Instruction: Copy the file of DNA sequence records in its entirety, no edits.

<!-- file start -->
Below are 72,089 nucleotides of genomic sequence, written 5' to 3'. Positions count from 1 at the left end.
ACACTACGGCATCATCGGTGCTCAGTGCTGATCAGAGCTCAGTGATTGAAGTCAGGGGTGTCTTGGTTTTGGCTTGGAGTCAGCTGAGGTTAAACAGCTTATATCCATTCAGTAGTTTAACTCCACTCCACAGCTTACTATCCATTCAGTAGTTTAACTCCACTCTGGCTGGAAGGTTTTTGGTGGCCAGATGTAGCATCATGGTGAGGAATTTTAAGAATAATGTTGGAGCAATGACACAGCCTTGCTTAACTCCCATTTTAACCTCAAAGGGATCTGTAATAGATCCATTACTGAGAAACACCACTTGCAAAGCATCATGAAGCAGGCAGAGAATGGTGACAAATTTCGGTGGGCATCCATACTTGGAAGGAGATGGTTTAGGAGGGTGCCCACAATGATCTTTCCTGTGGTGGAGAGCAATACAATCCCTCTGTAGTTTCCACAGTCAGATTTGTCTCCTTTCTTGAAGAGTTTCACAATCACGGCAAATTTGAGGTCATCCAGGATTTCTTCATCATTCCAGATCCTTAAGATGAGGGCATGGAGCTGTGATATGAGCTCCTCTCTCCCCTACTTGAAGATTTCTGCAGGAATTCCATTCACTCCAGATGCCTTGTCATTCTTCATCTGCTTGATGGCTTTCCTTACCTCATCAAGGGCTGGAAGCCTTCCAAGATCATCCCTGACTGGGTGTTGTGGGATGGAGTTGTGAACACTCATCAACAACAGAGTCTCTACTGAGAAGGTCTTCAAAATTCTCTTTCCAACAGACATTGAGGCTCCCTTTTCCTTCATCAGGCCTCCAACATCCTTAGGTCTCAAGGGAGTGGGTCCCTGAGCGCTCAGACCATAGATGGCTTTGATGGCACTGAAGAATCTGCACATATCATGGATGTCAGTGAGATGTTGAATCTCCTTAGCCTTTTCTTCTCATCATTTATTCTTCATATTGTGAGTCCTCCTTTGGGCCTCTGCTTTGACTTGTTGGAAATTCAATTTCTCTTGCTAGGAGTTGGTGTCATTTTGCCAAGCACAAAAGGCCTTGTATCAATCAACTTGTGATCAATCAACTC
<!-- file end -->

Below are 72,089 nucleotides of genomic sequence, written 5' to 3'. Positions count from 1 at the left end.
ACACTACGGCATCATCGGTGCTCAGTGCTGATCAGAGCTCAGTGATTGAAGTCAGGGGTGTCTTGGTTTTGGCTTGGAGTCAGCTGAGGTTAAACAGCTTATATCCATTCAGTAGTTTAACTCCACTCCACAGCTTACTATCCATTCAGTAGTTTAACTCCACTCTGGCTGGAAGGTTTTTGGTGGCCAGATGTAGCATCATGGTGAGGAATTTTAAGAATAATGTTGGAGCAATGACACAGCCTTGCTTAACTCCCATTTTAACCTCAAAGGGATCTGTAATAGATCCATTACTGAGAAACACCACTTGCAAAGCATCATGAAGCAGGCAGAGAATGGTGACAAATTTCGGTGGGCATCCATACTTGGAAGGAGATGGTTTAGGAGGGTGCCCACAATGATCTTTCCTGTGGTGGAGAGCAATACAATCCCTCTGTAGTTTCCACAGTCAGATTTGTCTCCTTTCTTGAAGAGTTTCACAATCACGGCAAATTTGAGGTCATCCAGGATTTCTTCATCATTCCAGATCCTTAAGATGAGGGCATGGAGCTGTGATATGAGCTCCTCTCTCCCCTACTTGAAGATTTCTGCAGGAATTCCATTCACTCCAGATGCCTTGTCATTCTTCATCTGCTTGATGGCTTTCCTTACCTCATCAAGGGCTGGAAGCCTTCCAAGATCATCCCTGACTGGGTGTTGTGGGATGGAGTTGTGAACACTCATCAACAACAGAGTCTCTACTGAGAAGGTCTTCAAAATTCTCTTTCCAACAGACATTGAGGCTCCCTTTTCCTTCATCAGGCCTCCAACATCCTTAGGTCTCAAGGGAGTGGGTCCCTGAGCGCTCAGACCATAGATGGCTTTGATGGCACTGAAGAATCTGCACATATCATGGATGTCAGTGAGATGTTGAATCTCCTTAGCCTTTTCTTCTCATCATTTATTCTTCATATTGTGAGTCCTCCTTTGGGCCTCTGCTTTGACTTGTTGGAAATTCAATTTCTCTTGCTAGGAGTTGGTGTCATTTTGCCAAGCACAAAAGGCCTTGTATCAATCAACTTGTGATCAATCAACTC